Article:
"The road to survival could be a dead end" says one of the films taglines, so did Jon Britton survive his viewing of The Dead Don’t Die...
Writer/Director: Jim Jarmusch
Starring: Bill Murray, Adam Driver, Chloë Sevigny, Tilda Swinton, Tom Waits, Steve Buscemi, Danny Glover, Caleb Landry Jones, Rosie Perez, Carol Kane, Selena Gomez, Iggy Pop, Sturgill Simpson
Jim Jarmusch, the acclaimed director of films like Mystery Train and Stranger than Paradise, seems to have something of a vendetta against his audience (especially the academics) in his most recent feature, the aptly titled The Dead Don’t Die.
In prior interviews, Jarmusch pitched the film as “a ridiculous, stupid film with actors I love”, and here he presents a classic Night of the Living Dead-esque story with deadpan dialogue and “just about anything [he] wanted to put in”. He goes on to say that, when he wrote the script in the spring of 2017, “it became something else”. I feel this is putting it mildly.
The Dead Don’t Die boasts a well-known cast, primarily focusing on Bill Murray and Adam Driver as Chief Cliff Robertson and Officer Ronnie Peterson respectively, who both play mild-mannered police officers who have the task of patrolling Centerville, a nondescript American small-town (and a reference to Frank Zappa’s 200 Motels), seemingly crime-free except for a strange homeless man in the woods (Tom Waits), whose minor misdemeanours Chief Robertson turns a blind eye to.
After news reports of the earth’s axis tilting due to “polar fracking” (an unsubtle reference to climate change), the dead begin to rise from their graves and attack the living, a fact which Ronnie Peterson cottons on to and states with deadpan confidence after viewing the first murders.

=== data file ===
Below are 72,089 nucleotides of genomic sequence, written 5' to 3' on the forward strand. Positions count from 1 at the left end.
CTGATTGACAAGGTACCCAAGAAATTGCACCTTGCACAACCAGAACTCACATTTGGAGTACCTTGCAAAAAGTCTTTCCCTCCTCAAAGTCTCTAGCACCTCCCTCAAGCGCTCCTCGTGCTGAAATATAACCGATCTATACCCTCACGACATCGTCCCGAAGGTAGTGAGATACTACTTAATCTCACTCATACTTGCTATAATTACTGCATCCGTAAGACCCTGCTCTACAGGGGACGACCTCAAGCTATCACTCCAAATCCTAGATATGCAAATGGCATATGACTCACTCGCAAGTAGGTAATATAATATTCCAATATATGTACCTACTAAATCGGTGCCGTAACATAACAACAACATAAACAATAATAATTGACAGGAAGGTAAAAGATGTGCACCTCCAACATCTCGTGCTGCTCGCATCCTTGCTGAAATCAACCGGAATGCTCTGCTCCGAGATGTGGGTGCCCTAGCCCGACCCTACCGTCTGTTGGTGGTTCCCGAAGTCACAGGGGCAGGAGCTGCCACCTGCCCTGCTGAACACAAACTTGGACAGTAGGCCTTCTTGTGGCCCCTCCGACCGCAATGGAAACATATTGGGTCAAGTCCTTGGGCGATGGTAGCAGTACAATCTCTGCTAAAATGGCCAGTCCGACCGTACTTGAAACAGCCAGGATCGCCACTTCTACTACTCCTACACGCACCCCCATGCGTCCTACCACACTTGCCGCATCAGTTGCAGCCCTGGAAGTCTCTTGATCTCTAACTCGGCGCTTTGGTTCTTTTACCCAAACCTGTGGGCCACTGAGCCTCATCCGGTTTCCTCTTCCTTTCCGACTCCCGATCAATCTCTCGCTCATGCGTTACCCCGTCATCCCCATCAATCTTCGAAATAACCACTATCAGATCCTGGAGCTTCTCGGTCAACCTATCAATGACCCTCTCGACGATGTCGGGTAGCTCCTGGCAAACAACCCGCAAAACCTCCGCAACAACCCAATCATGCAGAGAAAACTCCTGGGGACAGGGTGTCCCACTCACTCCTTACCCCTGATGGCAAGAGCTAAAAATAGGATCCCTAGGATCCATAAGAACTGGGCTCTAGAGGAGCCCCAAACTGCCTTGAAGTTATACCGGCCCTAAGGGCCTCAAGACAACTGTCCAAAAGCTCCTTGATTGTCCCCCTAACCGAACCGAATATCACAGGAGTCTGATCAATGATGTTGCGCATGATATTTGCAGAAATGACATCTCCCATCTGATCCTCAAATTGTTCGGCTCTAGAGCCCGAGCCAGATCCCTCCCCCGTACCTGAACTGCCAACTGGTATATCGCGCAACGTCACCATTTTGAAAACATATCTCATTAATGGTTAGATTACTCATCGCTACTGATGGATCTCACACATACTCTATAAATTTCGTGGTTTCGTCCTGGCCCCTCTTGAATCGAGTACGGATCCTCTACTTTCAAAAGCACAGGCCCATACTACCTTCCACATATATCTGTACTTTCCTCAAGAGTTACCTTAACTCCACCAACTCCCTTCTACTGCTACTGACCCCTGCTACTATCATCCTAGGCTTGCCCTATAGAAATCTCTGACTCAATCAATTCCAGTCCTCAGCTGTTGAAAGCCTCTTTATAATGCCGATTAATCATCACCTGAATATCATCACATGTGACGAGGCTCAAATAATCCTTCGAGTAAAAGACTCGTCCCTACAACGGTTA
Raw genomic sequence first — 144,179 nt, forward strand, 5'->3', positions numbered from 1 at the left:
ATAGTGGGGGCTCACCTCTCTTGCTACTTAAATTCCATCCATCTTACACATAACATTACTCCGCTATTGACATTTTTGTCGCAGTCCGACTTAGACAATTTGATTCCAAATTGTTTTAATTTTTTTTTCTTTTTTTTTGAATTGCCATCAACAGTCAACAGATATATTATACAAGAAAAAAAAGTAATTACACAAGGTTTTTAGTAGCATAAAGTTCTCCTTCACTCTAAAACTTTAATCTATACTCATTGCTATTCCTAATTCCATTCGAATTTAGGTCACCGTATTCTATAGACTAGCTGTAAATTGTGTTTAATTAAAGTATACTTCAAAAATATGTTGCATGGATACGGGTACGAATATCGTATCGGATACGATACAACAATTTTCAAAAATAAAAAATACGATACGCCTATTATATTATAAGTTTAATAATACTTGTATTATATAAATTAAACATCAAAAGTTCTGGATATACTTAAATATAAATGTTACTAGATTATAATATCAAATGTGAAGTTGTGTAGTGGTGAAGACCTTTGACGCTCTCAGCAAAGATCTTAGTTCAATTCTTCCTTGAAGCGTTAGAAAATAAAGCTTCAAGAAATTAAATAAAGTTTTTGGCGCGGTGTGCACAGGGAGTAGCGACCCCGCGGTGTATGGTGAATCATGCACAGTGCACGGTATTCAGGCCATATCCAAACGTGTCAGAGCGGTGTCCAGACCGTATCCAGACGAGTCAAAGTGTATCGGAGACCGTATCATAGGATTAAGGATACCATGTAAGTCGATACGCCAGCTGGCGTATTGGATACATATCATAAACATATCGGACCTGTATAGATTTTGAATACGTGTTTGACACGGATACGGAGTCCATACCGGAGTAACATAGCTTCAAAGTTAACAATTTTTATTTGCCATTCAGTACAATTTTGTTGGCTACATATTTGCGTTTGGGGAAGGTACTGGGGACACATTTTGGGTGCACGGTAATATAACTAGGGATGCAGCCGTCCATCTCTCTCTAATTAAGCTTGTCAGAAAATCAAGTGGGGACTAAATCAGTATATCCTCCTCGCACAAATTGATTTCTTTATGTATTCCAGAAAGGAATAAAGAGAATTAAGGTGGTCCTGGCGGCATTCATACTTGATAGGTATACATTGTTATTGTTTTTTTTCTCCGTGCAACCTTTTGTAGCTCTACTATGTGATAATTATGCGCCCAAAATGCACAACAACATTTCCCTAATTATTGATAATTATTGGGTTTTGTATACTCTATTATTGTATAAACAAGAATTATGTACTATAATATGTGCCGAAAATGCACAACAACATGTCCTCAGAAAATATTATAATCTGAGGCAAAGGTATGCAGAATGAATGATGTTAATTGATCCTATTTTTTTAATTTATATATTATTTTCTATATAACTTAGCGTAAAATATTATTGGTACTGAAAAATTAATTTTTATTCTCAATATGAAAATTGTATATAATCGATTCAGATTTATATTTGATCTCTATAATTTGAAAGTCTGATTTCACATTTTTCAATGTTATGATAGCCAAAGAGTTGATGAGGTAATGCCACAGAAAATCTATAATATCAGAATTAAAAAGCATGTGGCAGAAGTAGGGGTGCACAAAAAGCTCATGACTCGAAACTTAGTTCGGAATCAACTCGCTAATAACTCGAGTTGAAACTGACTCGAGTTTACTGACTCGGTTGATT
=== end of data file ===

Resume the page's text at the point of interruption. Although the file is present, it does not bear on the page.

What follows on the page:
Other familiar faces include Tilda Swinton (who plays a katana-wielding Scotswoman, as you do), Steve Buscemi, Chloe Sevigny and even the aforementioned Tom Waits and Iggy Pop (the latter, of course, playing a zombie), all Jarmusch regulars.
The colourful cast of wacky characters and stereotypes then find themselves in increasingly difficult situations, Dawn of the Dead style. It’s classic, it’s simple, it’s everything you would expect story-wise, but at the same time the deliberately nonsensical script and characters will have you repeating the same line as Officer Peterson: “well, that was unexpected”.
This latest zombie-outing is a supremely difficult film to review or criticise; and I’m grateful that I don’t have the need to give this film a score, as I found it nearly impossible to genuinely hold dislike for a film this rooted in irony.
If I had to sum up The Dead Don’t Die, it would be as if a bunch of lethargic film students managed to strike unfathomable luck in finding the best cast they could possibly imagine, and then proceeded to take the absolute piss, because the only thing I can really compare this film to is a low-effort submission by film students which we have to watch whenever there’s a project-screening at university (I’ll elaborate on this comparison later).
It’s hard to pinpoint whether The Dead Don’t Die took the Inland Empire routine of shooting with an unfinished script, filling in the gaps with surreal improvisation, or whether the film really is organised, low-effort screenwriting as a way to hold contempt for, or even borderline troll, Jarmusch’s audience and fans.
For starters, the dialogue’s deadpan, non-pretentious straightforwardness evokes comparisons between the awkward mundanity of Lynch or Lanthimos and the unashamedly childish bluntness of Peter Jackson’s early splatter films (albeit that it is less vulgar) or perhaps even Sam Raimi’s Evil Dead 2 and Army of Darkness.
In terms of the storytelling, ridiculous and inexplicable things happen out of nowhere, especially towards the end of the film, and the actors remain as unbothered as ever, playing into straight-faced comedic timing. This indifference never really grows old in the relatively short 105min running time, but the film’s humour is by no means perfect, with some gags missing the mark.